Being the senior-most executive responsible for all the technology running a company these days isn’t easy. There are times when it seems like you can’t wrap your arms around the most pressing technical issues or meet with enough staff members to develop the strategies your business demands to stay competitive. We spoke to four CIOs of very different organizations who have figured out a good game plan to deal with the complexity. They’ve shared their daily routine as a way to explain how they manage their time…and gave us some valuable tips along the way.
1. Aditya Fotedar – Nexenta
Aditya Fotedar is the CIO for a data storage company, but he starts each day on the phone talking with his team about projects and product launches. This includes work related to marketing, security, infrastructure, business applications and new products. He always talks to finance to get a level-set on any projects related to accounting operations. One unusual twist is that, on some mornings, he holds pro bono meetings with people from San Jose State University and the Silicon Valley Education Foundation to guide them on their technical plans.
By the afternoon, Fotedar switches to more meetings and discussions about company direction, which often involves discussion about documentation and technical plans. A big part of his afternoon is spent attending meetings outside of the IT department, such as sales team meetings. He typically finishes the day poring over status reports on systems and security. “As the CIO, I really touch almost every area of the business, each day,” he says.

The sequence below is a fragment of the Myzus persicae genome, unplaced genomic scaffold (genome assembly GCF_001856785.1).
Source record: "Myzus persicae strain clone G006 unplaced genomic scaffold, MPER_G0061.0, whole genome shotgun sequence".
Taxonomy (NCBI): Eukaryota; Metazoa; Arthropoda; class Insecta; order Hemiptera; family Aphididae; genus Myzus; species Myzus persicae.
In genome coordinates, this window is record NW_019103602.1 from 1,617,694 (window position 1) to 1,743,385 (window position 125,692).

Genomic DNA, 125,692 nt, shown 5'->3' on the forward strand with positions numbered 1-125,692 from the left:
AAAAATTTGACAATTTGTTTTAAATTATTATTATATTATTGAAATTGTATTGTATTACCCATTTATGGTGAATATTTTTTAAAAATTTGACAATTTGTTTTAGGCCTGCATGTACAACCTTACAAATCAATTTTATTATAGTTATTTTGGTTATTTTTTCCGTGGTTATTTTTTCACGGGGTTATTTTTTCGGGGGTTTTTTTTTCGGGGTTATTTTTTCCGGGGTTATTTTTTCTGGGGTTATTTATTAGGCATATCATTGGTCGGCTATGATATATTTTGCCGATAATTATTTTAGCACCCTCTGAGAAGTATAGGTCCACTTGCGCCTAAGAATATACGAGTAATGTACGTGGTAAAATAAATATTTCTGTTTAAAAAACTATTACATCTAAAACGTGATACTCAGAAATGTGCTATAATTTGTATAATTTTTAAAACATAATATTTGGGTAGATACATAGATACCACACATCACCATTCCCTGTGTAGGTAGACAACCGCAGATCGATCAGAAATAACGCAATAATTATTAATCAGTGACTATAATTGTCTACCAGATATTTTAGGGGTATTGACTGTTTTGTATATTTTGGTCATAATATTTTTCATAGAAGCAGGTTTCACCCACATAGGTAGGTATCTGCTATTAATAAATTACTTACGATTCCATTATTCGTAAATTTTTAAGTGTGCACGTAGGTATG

Most important tip: End the day by creating action items for the next day.
2. Jason Smylie – Capriotti’s Sandwich Shop
This highly dispersed company (100 sandwich shops in 16 states) requires a more intentional approach. Jason Smylie says he always has to start the day creating a schedule for himself. His very next action is related to his inbox. He always gets to “inbox zero” but does not answer emails at all – he prioritizes them and makes a to-do list. This also helps him plan out his day. He spend the mornings meeting with his team, staff, vendors and other execs.
One interesting tidbit: Since Capriotti’s is a restaurant chain, he sometimes finds a way to help with product testing. Interestingly, he almost always leaves the office for lunch. He closes the day by making sure he’s answered every high-priority email. “The end of the day is the best time to do this because if you get a quick response back, your day isn't derailed by things that our outside of your control and you can best stay focused on your priorities,” he says.
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